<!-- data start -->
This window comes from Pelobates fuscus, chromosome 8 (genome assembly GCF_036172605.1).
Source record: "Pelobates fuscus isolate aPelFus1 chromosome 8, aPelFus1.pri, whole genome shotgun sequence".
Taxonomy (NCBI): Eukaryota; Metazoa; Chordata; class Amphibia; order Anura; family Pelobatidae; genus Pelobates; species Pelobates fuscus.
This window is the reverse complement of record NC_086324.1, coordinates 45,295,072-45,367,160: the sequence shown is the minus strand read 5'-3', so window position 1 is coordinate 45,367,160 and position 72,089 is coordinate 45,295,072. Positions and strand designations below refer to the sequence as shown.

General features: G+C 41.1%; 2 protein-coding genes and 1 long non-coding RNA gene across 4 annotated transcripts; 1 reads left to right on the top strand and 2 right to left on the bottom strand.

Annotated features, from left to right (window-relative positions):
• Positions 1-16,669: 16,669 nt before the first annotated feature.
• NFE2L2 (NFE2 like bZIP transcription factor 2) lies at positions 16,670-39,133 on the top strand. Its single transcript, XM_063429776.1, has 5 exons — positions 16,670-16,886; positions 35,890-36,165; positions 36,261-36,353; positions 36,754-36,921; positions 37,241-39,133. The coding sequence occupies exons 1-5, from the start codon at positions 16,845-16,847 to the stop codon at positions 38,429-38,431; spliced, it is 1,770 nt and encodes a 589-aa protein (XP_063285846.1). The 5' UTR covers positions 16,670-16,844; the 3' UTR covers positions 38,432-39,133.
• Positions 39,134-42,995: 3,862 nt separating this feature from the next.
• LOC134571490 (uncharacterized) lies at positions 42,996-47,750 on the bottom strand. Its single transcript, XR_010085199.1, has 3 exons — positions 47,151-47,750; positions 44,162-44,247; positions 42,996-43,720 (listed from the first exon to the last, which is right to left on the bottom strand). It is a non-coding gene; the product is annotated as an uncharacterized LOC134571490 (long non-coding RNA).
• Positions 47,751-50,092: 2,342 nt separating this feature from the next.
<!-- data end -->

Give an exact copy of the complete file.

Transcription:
This window comes from Pelobates fuscus, chromosome 8 (genome assembly GCF_036172605.1).
Source record: "Pelobates fuscus isolate aPelFus1 chromosome 8, aPelFus1.pri, whole genome shotgun sequence".
Taxonomy (NCBI): Eukaryota; Metazoa; Chordata; class Amphibia; order Anura; family Pelobatidae; genus Pelobates; species Pelobates fuscus.
This window is the reverse complement of record NC_086324.1, coordinates 45,295,072-45,367,160: the sequence shown is the minus strand read 5'-3', so window position 1 is coordinate 45,367,160 and position 72,089 is coordinate 45,295,072. Positions and strand designations below refer to the sequence as shown.

General features: G+C 41.1%; 2 protein-coding genes and 1 long non-coding RNA gene across 4 annotated transcripts; 1 reads left to right on the top strand and 2 right to left on the bottom strand.

Annotated features, from left to right (window-relative positions):
• Positions 1-16,669: 16,669 nt before the first annotated feature.
• NFE2L2 (NFE2 like bZIP transcription factor 2) lies at positions 16,670-39,133 on the top strand. Its single transcript, XM_063429776.1, has 5 exons — positions 16,670-16,886; positions 35,890-36,165; positions 36,261-36,353; positions 36,754-36,921; positions 37,241-39,133. The coding sequence occupies exons 1-5, from the start codon at positions 16,845-16,847 to the stop codon at positions 38,429-38,431; spliced, it is 1,770 nt and encodes a 589-aa protein (XP_063285846.1). The 5' UTR covers positions 16,670-16,844; the 3' UTR covers positions 38,432-39,133.
• Positions 39,134-42,995: 3,862 nt separating this feature from the next.
• LOC134571490 (uncharacterized) lies at positions 42,996-47,750 on the bottom strand. Its single transcript, XR_010085199.1, has 3 exons — positions 47,151-47,750; positions 44,162-44,247; positions 42,996-43,720 (listed from the first exon to the last, which is right to left on the bottom strand). It is a non-coding gene; the product is annotated as an uncharacterized LOC134571490 (long non-coding RNA).
• Positions 47,751-50,092: 2,342 nt separating this feature from the next.